Stable Isotope Evolution of Volcanic Ash Layers during Diagenesis of the Miocene Monterey Formation, California

J. S. Compton1, M. E. Conrad2 and T. W. Vennemann3
1 Department of Geological Sciences, University of Cape Town, Rondebosch 7700 South Africa
2 Center for Isotope Geochemistry, Mailstop 70A-3363, Lawrence Berkeley National Laboratory, Berkeley, California 94720, USA
3 Institute for Geochemistry, University of Tuebingen, Wilhelmstr.56, 72074 Tuebingen, Germany

Abstract: The oxygen and hydrogen isotope compositions of volcanic ash layers from coastal outcrops of the Miocene Monterey Formation elucidate the progressive burial diagenesis of glass to bentonite and metabentonite. Volcanic glass that texturally appears unaltered is found to have δ18O and δD values that are significantly higher than fresh volcanic glasses. The positive shift in δ18O and δD values is proportional to the amount of hydration and chemical alteration of the glass samples. Initial hydration of the glass results in the exchange of Na for H; later hydration results in the loss of K and Fe in exchange for H and Na. The δ18O values of the most hydrated glass, and clay minerals from bentonite and metabentonite layers are approximately in equilibrium with slightly modified seawater. The δD values of the hydrated glass, and clay minerals from bentonite and metabentonite layers, are significantly depleted in D relative to seawater and suggest meteoric exchange associated with tectonic uplift and erosion in the Pliocene and Pleistocene. Smectite from bentonite layers has δ18O and δD values similar to the most hydrated glass samples, suggesting similar glass-water and smectite-water fractionation factors. Kaolinite and mixed-layered illite-smectite (I-S) altered from smectite have lower δ18O and higher δD values than their precursor. The δ18O and δD of nonvolcanic siliceous mudstones from the Pt. Arguello oil field show an unusual decrease in δD with increasing burial depth that probably reflects the presence of organic hydrogen in the analyzed samples as well as possible D-depleted formation waters from detrital illite-water and hydrocarbon-water exchange.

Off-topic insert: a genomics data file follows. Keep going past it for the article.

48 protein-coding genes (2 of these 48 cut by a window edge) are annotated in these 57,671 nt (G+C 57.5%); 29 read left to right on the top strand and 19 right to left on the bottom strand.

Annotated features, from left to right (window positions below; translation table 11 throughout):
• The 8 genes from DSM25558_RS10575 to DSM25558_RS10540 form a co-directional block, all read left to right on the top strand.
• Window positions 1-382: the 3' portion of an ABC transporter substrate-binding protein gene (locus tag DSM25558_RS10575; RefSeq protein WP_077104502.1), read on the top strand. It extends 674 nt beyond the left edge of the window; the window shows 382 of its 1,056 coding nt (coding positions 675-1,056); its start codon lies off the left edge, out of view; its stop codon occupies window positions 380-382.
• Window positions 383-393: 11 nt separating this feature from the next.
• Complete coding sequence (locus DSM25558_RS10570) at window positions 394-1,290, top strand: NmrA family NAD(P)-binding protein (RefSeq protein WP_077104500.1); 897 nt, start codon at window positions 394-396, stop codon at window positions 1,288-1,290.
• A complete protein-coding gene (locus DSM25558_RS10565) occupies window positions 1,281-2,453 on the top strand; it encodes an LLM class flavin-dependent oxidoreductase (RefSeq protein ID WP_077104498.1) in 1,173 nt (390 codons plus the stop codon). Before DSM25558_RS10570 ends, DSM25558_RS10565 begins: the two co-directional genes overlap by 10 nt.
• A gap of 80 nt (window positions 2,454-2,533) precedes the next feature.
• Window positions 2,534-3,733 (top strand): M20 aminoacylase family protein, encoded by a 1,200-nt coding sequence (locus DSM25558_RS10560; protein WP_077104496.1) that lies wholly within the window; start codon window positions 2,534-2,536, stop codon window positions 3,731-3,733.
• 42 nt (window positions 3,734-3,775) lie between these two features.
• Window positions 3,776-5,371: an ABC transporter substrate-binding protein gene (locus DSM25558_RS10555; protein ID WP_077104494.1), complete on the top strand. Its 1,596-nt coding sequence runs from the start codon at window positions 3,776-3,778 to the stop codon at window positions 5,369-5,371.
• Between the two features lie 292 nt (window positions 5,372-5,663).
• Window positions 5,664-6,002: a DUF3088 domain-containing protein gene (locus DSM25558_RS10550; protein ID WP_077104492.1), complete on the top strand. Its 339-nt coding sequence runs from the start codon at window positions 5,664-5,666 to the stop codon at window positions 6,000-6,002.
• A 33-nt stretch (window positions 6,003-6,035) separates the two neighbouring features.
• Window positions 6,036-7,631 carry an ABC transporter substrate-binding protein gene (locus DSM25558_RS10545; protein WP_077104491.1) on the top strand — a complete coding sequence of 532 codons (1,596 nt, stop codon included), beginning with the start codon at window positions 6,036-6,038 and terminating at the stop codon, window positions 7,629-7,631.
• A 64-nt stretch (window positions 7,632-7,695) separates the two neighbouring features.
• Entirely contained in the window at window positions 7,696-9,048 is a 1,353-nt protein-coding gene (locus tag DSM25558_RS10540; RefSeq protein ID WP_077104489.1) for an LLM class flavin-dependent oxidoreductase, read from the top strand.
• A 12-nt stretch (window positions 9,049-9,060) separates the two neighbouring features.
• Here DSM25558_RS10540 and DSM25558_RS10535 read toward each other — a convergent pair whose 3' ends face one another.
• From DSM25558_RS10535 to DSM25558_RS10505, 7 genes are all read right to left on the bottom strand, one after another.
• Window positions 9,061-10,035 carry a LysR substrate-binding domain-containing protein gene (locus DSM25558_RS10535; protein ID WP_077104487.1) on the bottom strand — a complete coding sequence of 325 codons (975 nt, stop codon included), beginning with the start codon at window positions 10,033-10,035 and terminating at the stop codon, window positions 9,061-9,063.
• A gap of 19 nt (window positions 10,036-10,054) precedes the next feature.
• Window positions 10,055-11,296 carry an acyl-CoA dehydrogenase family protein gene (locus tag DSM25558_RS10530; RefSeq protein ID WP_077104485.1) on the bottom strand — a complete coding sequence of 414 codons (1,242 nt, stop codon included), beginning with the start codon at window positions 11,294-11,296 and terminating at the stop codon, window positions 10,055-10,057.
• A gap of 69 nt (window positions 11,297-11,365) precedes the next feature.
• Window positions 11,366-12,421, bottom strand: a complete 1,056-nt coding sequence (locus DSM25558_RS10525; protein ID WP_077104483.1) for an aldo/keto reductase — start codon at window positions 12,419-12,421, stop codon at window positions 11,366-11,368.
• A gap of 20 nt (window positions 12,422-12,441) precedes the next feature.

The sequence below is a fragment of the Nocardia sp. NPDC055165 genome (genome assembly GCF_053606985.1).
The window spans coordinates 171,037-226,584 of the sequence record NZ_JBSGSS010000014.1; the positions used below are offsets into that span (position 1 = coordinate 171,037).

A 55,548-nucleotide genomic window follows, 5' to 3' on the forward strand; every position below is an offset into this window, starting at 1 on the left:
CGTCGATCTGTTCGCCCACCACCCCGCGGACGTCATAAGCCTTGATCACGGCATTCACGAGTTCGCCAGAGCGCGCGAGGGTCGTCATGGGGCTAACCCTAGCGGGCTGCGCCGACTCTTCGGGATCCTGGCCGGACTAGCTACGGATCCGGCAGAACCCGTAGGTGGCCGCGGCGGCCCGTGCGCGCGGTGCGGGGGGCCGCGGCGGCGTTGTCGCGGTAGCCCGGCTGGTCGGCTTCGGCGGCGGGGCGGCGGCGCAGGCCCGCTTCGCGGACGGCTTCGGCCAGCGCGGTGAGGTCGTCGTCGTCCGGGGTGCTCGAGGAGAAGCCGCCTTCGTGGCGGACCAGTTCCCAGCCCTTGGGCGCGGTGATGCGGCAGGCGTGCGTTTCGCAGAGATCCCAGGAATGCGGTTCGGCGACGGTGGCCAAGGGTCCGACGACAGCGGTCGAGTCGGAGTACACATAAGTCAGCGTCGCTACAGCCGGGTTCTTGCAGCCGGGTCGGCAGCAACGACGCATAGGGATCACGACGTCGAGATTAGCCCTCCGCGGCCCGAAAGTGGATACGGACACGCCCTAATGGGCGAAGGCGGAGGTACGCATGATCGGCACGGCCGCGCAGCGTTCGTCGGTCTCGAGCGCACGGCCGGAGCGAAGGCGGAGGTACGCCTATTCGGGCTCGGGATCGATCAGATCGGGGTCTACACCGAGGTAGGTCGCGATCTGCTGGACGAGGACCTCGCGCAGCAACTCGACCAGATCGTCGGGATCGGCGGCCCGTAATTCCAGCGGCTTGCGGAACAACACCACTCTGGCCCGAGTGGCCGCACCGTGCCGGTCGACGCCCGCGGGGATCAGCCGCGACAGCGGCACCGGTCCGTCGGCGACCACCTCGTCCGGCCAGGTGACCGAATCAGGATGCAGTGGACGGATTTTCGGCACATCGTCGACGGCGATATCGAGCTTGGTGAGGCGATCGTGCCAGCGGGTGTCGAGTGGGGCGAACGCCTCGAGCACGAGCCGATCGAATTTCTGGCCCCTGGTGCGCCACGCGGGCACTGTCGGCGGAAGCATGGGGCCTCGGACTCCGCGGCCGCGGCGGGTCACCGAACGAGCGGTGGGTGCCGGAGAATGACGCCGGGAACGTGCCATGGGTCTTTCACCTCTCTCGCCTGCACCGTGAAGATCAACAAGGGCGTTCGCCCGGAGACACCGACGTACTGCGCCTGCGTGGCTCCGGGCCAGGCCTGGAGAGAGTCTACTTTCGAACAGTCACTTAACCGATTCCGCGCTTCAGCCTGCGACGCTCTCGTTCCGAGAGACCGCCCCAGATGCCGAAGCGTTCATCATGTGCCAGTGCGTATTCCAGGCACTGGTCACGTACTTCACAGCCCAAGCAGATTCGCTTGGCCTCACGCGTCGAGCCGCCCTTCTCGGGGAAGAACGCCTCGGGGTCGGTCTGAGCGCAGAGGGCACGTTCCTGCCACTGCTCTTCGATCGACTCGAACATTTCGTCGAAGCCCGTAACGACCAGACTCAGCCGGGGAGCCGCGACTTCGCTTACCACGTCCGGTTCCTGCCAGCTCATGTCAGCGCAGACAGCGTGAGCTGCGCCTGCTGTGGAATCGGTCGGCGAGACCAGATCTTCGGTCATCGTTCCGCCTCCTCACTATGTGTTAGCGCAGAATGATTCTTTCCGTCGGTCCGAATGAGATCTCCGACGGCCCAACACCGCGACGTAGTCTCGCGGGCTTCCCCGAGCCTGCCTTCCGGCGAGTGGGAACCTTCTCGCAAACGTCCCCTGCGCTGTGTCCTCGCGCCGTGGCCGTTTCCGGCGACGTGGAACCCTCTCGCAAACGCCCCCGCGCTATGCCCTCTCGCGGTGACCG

Key Words: Bentonite • Diagenesis • Monterey Formation • Stable Isotopes • Volcanic Ash

Clays and Clay Minerals; February 1999 v. 47; no. 1; p. 84-95; DOI: 10.1346/CCMN.1999.0470109
© 1999, The Clay Minerals Society
Clay Minerals Society (www.clays.org)